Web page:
“Starship Troopers” is extremely difficult to judge and depending on your social and political views, or your ability to tolerate gratuitous violence and kitsch dialogue, it may well be judged as a masterpiece or alternatively as one of the greatest jokes Hollywood has ever afforded itself. Polarising audiences and critics upon release, it remains divisive and for director Paul Verhoeven (who was already on his way down his career ladder throughout the 90s) it effectively marked the demise of a career. Those expecting a space opera in a grand, Lucasian style will be alienated by the jarring socio-satyrical elements and while Verhoeven fans will find his flowing narration correct and present, even they cannot eschew the film’s very rough edges. Consider yourself warned.
Loosely adapted from Robert Heinlein’s sci-fi novel of the same name, “Starship Troopers” takes place in a futuristic world where human civilisation continually ventures into space, colonising solar system after solar system. Threatened by arachnid-type aliens from the planet of Klendathu, the humans declare war on the primitive bugs, intent on wiping them out in a final-solution style operation. Entire action sequences as well as punctuations of recruitment videos play like fast-food military propaganda to appeal to the masses of youths who can sign up to become “citizens,” a more privileged class of people than the ordinary civilians. Joining up for entirely different reasons is Johnny Rico (Casper Van Dien), namely to follow his girlfriend Carmen (Denise Richards). Also joining up are Dizzy (Dina Meyer) and Zander (Patrick Muldoon) who have the hots for one member of the couple, as well as Carl (Neil Patrick Harris) who joins an intelligence division. After an intense training boot-camp the troupe are dropped on Klendathu, in the middle of the inter-galactic conflict. Naturally, E.T. turns out to be far more intelligent and far less friendly than originally thought and the military mission quickly turns into a desperate struggle for survival. Jake Busey, Clancy Brown and Michael Ironside also star.
There is no one moment in the entirety of the film’s running time that escapes controversy. We are made acutely aware of the parallels humanity’s expansion into space as a superpower and similar enterprises on our home soil. On the one hand, such a vision of the future may be terrifyingly realistic (cynics in particular will have a field day here) and takes on a rather frightening form when applied to the American dream of liberty, on the other hand Verhoeven’s depiction of humans as Third Reich emissaries is painful and irritatingly crude. What will ultimately sink the film for many viewers is the duality created out of these satyrical undercurrents. Verhoeven can’t decide if he’s making a straight action picture or something with more far-reaching implications is clumsy, leaving the end product tangled and confusing. This latter point is certainly strengthened by the extremely clunky dialogue and wooden acting by the entire ensemble that all point to cheap, B-movie rather than something with a serious message, regardless of any satyrical statement. Often, the film veers dangerously close to farcical and laughable, understandably going over the edge for some viewers.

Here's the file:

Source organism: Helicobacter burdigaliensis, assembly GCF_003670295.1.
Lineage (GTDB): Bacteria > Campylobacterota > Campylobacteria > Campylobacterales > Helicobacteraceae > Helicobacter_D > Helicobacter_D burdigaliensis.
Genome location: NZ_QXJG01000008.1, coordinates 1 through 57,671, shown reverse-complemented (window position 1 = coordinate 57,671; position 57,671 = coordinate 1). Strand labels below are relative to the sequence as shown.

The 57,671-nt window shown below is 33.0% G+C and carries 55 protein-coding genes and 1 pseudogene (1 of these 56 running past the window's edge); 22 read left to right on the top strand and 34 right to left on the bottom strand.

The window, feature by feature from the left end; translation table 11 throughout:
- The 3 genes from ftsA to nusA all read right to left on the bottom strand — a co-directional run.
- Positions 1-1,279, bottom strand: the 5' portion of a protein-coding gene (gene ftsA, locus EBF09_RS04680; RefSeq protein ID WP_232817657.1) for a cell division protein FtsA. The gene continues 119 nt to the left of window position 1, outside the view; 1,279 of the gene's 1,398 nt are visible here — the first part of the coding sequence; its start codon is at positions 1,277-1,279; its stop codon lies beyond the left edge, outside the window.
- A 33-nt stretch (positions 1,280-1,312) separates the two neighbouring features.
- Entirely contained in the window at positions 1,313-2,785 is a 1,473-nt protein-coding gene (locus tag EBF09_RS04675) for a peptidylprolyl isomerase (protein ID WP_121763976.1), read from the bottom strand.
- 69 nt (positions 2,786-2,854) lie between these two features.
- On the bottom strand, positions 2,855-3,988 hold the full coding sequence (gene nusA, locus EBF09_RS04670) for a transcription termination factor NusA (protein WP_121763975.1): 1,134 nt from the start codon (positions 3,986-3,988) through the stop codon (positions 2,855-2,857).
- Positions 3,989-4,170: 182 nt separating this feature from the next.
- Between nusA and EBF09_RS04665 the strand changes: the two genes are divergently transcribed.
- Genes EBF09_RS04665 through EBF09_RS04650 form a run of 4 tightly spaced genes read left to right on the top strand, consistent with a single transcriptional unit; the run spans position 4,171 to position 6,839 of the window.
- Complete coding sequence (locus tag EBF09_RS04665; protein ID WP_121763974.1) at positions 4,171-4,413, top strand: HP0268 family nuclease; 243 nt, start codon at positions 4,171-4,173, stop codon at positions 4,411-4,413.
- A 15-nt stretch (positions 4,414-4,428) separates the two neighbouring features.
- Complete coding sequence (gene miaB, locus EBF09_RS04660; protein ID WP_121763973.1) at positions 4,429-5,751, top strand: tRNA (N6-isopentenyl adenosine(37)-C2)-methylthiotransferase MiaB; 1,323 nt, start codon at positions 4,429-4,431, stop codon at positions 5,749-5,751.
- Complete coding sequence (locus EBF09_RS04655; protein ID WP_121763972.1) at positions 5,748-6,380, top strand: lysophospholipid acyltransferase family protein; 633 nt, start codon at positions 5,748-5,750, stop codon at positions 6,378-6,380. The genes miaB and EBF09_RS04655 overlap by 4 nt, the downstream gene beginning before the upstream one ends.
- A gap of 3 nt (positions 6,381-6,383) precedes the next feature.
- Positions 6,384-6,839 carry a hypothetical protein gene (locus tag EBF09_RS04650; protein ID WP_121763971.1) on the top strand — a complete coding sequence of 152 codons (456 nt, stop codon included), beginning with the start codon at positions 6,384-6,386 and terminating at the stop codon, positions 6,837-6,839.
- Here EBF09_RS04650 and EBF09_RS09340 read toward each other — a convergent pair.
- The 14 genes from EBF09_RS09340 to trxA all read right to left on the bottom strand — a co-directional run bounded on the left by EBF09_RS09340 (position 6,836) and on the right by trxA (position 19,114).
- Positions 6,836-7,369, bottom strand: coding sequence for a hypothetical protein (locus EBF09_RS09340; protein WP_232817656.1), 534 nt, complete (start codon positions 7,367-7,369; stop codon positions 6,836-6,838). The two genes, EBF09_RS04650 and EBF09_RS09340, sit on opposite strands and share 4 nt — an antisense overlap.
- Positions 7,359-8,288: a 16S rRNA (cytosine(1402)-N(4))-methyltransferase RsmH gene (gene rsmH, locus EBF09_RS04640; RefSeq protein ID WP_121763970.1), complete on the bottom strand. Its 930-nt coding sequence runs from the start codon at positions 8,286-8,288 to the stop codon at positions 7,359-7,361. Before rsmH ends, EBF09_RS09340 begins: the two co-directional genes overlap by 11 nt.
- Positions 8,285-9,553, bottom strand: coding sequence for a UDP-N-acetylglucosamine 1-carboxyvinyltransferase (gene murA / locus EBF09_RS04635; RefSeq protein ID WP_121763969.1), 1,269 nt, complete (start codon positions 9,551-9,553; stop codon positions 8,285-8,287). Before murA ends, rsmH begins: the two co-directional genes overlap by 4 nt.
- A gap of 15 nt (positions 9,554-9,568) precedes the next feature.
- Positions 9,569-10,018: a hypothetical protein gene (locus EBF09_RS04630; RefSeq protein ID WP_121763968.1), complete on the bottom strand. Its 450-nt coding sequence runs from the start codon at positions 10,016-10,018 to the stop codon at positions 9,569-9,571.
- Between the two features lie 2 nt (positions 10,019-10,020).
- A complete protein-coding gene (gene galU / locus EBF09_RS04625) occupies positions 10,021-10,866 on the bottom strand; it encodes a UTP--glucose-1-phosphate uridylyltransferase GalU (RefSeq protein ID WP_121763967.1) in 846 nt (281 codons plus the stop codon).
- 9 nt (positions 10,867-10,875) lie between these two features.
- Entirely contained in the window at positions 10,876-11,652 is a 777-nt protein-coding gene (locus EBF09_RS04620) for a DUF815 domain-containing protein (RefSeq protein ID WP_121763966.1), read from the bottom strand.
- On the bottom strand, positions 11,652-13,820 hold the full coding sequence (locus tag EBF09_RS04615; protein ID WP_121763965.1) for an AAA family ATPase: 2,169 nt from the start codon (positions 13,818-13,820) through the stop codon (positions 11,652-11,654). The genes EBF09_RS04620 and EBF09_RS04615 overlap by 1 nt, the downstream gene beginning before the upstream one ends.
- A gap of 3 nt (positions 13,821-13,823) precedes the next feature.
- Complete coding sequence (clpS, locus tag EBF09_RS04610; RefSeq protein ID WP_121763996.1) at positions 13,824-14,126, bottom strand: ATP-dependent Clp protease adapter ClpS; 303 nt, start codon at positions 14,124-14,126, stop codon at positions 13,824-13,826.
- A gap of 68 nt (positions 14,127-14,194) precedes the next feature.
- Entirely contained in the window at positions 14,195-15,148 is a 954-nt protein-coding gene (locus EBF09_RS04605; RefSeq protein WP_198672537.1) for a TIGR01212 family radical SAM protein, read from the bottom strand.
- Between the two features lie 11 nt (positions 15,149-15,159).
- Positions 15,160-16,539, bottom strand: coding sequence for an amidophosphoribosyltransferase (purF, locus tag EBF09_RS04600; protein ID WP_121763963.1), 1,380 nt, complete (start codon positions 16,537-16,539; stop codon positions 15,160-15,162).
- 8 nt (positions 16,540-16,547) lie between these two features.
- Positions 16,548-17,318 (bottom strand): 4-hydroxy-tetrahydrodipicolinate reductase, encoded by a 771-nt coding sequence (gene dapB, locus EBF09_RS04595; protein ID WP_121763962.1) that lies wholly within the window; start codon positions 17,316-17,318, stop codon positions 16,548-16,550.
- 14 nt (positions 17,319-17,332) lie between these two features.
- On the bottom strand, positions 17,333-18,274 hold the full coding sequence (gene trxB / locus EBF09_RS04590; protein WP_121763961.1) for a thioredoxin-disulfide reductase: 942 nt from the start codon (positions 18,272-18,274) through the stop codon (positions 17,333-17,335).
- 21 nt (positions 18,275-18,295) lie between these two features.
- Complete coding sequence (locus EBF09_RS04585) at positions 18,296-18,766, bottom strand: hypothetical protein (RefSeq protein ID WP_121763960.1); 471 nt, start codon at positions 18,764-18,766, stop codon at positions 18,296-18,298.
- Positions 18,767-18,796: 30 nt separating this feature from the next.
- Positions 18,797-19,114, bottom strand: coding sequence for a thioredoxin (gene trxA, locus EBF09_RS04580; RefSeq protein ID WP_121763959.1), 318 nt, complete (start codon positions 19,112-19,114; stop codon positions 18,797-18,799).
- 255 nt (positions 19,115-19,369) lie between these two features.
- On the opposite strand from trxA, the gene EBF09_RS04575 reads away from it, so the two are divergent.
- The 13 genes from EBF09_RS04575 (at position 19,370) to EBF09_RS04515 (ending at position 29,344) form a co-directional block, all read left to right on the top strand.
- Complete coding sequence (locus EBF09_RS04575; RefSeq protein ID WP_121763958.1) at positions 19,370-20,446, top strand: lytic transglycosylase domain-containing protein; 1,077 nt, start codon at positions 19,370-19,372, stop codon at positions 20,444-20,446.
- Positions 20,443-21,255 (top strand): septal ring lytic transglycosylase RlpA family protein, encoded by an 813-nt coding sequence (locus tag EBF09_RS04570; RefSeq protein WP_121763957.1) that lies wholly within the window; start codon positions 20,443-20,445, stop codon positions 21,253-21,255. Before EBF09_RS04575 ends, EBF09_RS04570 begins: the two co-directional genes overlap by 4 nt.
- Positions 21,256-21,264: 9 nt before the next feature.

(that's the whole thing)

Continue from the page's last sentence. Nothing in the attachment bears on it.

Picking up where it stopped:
It’s quite possible that your relationship with “Starship Troopers” bears resemblance to that of Werner Herzog and Klaus Kinski. Be that as it may, looking past the plot or its message and focusing purely on the technical side of things, viewers will find much more to universally enjoy. Verhoeven’s sense for flowing narration within individual scenes remains second to none, even if the dialogue is tosh, harking back to the days of “Basic Instinct” and “Robocop.” All the action is clearly and consistently choreographed, avoiding the confused “shake” that permeates so many post-Private-Ryan action. And finally, the visual effects are absolutely top-drawer, quite rightly nominated for an Academy Award though its loss to “Titanic” is hard to dispute. Nevertheless the bugs, including the climatic “brain-bug” are excellently rendered by Phil Tippett (ironically nominated against his “Jurassic Park” collaborator Dennis Muren) and Co. at ILM. The actual planet is rooted in reality, shot in Wyoming, but the bugs fit in almost flawlessly. As far as alien world’s go, the look is not unlike the original “Star Wars” and equally realistic.
Paul Verhoeven regularly collaborated with both masters Basil Poledouris and Jerry Goldsmith but for “Starship Troopers,” the former was first choice. Poldouris’ score plays mainly to the über-patriotic elements of the story with muscular brass and percussion, explored primarily in the heroic “Klendathu Drop” for the troop deployment and “Fed Net March” which plays to the propaganda video sequences. Amidst the frenetic action, there is little room for respite but Poledouris finds a beautiful lament in “Dizzy’s Funeral.” The rest of a disappointingly short album presentation is ballsy and militaristic but in the end, Poledouris can’t quite return to the brutal form of his “Conan the Barbarian” masterpiece. In retrospect, Poledouris probably fulfilled Verhoeven’s brief but it would nevertheless have been interesting to see what Goldsmith might have conjured for the project.
As was originally the concept behind “Star Trek,” sci-fi can be a great platform for socio-political comment. Undoubtedly, Verhoeven both succeeds and fails at this task. “Starship Troopers” will make a mark on you but if that be scarring or insightful will depend largely on the individual viewer. A middle-of-the-road rating tries to take account both sides of the story but realistically, any rating from one through five could be successfully be argued for.
Do you consider Paul Verhoeven’s film a masterpiece or trash? Why not leave a comment with your opinion – all feedback is appreciated! Also please follow me on Twitter. Shanx!